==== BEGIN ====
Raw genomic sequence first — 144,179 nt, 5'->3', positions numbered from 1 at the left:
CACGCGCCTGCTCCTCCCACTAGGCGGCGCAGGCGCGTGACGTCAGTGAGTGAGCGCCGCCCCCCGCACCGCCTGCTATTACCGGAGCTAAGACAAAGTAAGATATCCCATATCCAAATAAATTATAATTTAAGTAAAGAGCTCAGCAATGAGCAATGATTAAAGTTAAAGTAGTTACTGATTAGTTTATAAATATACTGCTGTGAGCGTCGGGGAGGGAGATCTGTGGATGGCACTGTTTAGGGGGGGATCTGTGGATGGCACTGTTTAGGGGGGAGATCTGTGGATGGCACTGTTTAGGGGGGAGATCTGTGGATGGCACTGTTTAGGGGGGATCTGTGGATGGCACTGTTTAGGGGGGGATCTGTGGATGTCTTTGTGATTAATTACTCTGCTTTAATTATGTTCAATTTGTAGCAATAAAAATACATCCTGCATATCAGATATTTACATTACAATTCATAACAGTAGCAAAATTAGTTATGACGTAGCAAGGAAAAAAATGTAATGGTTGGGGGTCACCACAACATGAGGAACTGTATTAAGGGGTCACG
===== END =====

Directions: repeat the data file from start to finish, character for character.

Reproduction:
Raw genomic sequence first — 144,179 nt, 5'->3', positions numbered from 1 at the left:
CACGCGCCTGCTCCTCCCACTAGGCGGCGCAGGCGCGTGACGTCAGTGAGTGAGCGCCGCCCCCCGCACCGCCTGCTATTACCGGAGCTAAGACAAAGTAAGATATCCCATATCCAAATAAATTATAATTTAAGTAAAGAGCTCAGCAATGAGCAATGATTAAAGTTAAAGTAGTTACTGATTAGTTTATAAATATACTGCTGTGAGCGTCGGGGAGGGAGATCTGTGGATGGCACTGTTTAGGGGGGGATCTGTGGATGGCACTGTTTAGGGGGGAGATCTGTGGATGGCACTGTTTAGGGGGGAGATCTGTGGATGGCACTGTTTAGGGGGGATCTGTGGATGGCACTGTTTAGGGGGGGATCTGTGGATGTCTTTGTGATTAATTACTCTGCTTTAATTATGTTCAATTTGTAGCAATAAAAATACATCCTGCATATCAGATATTTACATTACAATTCATAACAGTAGCAAAATTAGTTATGACGTAGCAAGGAAAAAAATGTAATGGTTGGGGGTCACCACAACATGAGGAACTGTATTAAGGGGTCACG